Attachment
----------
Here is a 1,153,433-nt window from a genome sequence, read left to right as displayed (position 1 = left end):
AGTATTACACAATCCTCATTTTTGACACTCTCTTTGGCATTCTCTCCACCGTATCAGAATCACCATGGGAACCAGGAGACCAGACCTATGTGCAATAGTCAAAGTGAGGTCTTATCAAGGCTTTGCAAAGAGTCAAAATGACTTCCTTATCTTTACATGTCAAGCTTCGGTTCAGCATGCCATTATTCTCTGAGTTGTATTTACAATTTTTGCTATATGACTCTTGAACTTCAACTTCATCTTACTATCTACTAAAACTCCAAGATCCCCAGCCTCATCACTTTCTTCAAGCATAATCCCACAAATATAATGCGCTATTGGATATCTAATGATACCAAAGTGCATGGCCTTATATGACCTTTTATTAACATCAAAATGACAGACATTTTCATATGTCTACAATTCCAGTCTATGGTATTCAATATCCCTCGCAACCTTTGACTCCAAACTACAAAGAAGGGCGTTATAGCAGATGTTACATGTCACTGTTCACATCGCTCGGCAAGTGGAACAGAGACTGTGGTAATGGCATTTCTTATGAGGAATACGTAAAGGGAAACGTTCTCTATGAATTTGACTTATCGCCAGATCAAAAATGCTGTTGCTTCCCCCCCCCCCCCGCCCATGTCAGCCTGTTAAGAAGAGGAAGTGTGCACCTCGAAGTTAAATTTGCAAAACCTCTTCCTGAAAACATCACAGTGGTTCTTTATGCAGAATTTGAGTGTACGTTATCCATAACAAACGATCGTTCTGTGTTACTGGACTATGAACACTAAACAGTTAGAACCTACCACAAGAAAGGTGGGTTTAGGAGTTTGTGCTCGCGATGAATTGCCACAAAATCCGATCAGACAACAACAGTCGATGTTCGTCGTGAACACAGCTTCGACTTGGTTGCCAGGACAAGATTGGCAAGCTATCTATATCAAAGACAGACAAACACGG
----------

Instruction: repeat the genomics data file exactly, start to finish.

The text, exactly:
Here is a 1,153,433-nt window from a genome sequence, read left to right as displayed (position 1 = left end):
AGTATTACACAATCCTCATTTTTGACACTCTCTTTGGCATTCTCTCCACCGTATCAGAATCACCATGGGAACCAGGAGACCAGACCTATGTGCAATAGTCAAAGTGAGGTCTTATCAAGGCTTTGCAAAGAGTCAAAATGACTTCCTTATCTTTACATGTCAAGCTTCGGTTCAGCATGCCATTATTCTCTGAGTTGTATTTACAATTTTTGCTATATGACTCTTGAACTTCAACTTCATCTTACTATCTACTAAAACTCCAAGATCCCCAGCCTCATCACTTTCTTCAAGCATAATCCCACAAATATAATGCGCTATTGGATATCTAATGATACCAAAGTGCATGGCCTTATATGACCTTTTATTAACATCAAAATGACAGACATTTTCATATGTCTACAATTCCAGTCTATGGTATTCAATATCCCTCGCAACCTTTGACTCCAAACTACAAAGAAGGGCGTTATAGCAGATGTTACATGTCACTGTTCACATCGCTCGGCAAGTGGAACAGAGACTGTGGTAATGGCATTTCTTATGAGGAATACGTAAAGGGAAACGTTCTCTATGAATTTGACTTATCGCCAGATCAAAAATGCTGTTGCTTCCCCCCCCCCCCCGCCCATGTCAGCCTGTTAAGAAGAGGAAGTGTGCACCTCGAAGTTAAATTTGCAAAACCTCTTCCTGAAAACATCACAGTGGTTCTTTATGCAGAATTTGAGTGTACGTTATCCATAACAAACGATCGTTCTGTGTTACTGGACTATGAACACTAAACAGTTAGAACCTACCACAAGAAAGGTGGGTTTAGGAGTTTGTGCTCGCGATGAATTGCCACAAAATCCGATCAGACAACAACAGTCGATGTTCGTCGTGAACACAGCTTCGACTTGGTTGCCAGGACAAGATTGGCAAGCTATCTATATCAAAGACAGACAAACACGG